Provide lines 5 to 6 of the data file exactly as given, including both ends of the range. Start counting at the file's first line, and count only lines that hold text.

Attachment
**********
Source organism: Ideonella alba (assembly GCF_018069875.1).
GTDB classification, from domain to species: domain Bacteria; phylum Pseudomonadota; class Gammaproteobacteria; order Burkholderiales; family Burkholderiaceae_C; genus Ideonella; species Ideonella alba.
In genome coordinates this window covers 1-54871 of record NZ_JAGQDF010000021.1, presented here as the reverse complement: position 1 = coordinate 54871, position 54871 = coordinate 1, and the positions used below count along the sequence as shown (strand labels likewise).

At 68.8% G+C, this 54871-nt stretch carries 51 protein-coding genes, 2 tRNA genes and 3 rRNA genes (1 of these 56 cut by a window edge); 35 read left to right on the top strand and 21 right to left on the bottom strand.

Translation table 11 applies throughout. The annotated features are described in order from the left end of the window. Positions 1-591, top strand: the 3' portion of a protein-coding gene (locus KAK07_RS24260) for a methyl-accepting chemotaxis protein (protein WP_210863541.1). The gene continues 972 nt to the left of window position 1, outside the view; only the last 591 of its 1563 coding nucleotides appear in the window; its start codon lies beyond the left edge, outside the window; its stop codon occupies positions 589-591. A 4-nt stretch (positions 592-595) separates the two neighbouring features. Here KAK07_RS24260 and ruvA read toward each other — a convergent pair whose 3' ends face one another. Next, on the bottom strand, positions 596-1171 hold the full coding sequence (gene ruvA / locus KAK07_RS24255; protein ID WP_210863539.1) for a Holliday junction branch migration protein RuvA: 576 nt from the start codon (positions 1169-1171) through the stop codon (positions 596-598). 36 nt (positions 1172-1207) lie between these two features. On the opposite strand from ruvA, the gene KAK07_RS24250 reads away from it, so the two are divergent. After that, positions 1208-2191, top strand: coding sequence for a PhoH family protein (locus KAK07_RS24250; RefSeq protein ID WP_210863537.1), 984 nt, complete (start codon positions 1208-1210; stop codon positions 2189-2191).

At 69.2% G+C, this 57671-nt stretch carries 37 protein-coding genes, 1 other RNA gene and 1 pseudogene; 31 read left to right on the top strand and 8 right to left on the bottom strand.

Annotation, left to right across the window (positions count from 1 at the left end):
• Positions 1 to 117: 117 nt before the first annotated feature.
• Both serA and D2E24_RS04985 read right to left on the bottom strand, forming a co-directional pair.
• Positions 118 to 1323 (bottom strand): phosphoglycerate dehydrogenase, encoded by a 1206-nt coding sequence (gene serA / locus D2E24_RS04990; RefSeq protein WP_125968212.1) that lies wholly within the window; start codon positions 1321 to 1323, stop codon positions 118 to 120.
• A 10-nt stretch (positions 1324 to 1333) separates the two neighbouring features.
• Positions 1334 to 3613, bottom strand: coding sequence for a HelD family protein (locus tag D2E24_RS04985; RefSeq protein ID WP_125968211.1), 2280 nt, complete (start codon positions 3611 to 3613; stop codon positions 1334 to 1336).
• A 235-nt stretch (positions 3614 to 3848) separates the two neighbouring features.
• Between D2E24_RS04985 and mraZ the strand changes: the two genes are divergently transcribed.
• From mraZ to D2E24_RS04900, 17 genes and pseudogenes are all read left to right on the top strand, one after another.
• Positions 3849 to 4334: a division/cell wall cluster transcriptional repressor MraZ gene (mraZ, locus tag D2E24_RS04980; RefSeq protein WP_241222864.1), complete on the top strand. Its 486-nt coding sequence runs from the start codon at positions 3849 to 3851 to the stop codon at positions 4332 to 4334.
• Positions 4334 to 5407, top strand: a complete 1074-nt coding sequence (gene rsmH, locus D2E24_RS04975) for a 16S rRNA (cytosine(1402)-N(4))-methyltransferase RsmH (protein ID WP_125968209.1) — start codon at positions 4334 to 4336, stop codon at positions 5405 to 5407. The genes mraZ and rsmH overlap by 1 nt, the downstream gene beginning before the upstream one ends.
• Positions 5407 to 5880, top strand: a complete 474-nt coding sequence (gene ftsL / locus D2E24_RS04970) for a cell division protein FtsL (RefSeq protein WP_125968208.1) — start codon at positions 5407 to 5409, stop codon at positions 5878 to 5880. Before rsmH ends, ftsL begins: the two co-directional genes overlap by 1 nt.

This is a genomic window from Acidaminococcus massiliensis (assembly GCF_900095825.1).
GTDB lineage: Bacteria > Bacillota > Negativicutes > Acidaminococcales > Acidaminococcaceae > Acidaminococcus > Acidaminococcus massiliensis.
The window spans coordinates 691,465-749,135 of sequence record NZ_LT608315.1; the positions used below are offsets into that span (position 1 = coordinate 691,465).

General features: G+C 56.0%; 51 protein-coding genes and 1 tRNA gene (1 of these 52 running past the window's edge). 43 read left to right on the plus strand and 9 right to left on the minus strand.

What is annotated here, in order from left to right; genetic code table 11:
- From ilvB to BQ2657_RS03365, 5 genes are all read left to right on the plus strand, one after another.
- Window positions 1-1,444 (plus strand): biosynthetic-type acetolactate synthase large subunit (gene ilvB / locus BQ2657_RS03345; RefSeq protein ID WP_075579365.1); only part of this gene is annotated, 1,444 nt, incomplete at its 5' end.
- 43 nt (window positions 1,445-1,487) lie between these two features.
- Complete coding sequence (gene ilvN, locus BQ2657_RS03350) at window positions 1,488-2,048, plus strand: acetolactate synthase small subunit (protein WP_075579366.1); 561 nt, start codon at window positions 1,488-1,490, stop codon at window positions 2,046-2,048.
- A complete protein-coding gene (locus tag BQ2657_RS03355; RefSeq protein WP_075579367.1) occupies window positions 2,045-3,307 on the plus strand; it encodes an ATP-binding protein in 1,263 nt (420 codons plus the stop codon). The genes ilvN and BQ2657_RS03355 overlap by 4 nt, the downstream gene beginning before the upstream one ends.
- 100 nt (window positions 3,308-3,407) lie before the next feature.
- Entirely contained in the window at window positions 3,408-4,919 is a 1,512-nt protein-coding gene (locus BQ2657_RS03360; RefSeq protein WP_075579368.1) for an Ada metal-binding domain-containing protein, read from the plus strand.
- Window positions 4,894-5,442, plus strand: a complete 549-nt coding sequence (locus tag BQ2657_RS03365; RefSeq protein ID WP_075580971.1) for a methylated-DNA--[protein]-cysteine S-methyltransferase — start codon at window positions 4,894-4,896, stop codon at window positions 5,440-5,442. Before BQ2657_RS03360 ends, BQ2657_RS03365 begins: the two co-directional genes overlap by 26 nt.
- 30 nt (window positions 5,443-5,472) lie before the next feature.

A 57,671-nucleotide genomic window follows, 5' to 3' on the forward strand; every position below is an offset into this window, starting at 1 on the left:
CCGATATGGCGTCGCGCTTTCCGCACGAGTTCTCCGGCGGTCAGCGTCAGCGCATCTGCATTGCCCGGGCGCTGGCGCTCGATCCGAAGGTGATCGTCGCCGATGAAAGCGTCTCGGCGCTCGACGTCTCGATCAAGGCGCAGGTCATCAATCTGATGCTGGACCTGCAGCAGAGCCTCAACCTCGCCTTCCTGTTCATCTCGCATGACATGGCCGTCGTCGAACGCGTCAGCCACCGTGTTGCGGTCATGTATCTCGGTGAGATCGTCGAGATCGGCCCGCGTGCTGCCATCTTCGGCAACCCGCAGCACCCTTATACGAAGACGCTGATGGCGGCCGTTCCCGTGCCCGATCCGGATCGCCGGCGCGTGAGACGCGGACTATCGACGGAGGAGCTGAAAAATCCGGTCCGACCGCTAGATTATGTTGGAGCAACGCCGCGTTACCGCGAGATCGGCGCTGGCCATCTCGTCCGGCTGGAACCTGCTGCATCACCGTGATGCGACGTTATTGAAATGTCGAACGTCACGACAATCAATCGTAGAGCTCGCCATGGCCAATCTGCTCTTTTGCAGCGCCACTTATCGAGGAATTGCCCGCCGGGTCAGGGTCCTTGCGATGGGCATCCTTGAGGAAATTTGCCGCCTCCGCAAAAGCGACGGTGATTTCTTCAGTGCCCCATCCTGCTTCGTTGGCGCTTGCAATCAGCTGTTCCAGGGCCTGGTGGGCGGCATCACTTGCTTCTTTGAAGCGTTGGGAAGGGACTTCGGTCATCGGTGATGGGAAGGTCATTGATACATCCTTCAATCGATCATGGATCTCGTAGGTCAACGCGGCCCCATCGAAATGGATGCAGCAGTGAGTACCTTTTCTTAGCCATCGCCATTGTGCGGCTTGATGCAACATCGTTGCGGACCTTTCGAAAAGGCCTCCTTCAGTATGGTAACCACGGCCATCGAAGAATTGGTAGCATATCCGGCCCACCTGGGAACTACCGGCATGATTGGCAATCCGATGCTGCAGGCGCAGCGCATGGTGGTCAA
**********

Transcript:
Translation table 11 applies throughout. The annotated features are described in order from the left end of the window. Positions 1-591, top strand: the 3' portion of a protein-coding gene (locus KAK07_RS24260) for a methyl-accepting chemotaxis protein (protein WP_210863541.1). The gene continues 972 nt to the left of window position 1, outside the view; only the last 591 of its 1563 coding nucleotides appear in the window; its start codon lies beyond the left edge, outside the window; its stop codon occupies positions 589-591. A 4-nt stretch (positions 592-595) separates the two neighbouring features. Here KAK07_RS24260 and ruvA read toward each other — a convergent pair whose 3' ends face one another. Next, on the bottom strand, positions 596-1171 hold the full coding sequence (gene ruvA / locus KAK07_RS24255; protein ID WP_210863539.1) for a Holliday junction branch migration protein RuvA: 576 nt from the start codon (positions 1169-1171) through the stop codon (positions 596-598). 36 nt (positions 1172-1207) lie between these two features. On the opposite strand from ruvA, the gene KAK07_RS24250 reads away from it, so the two are divergent. After that, positions 1208-2191, top strand: coding sequence for a PhoH family protein (locus KAK07_RS24250; RefSeq protein ID WP_210863537.1), 984 nt, complete (start codon positions 1208-1210; stop codon positions 2189-2191).

At 69.2% G+C, this 57671-nt stretch carries 37 protein-coding genes, 1 other RNA gene and 1 pseudogene; 31 read left to right on the top strand and 8 right to left on the bottom strand.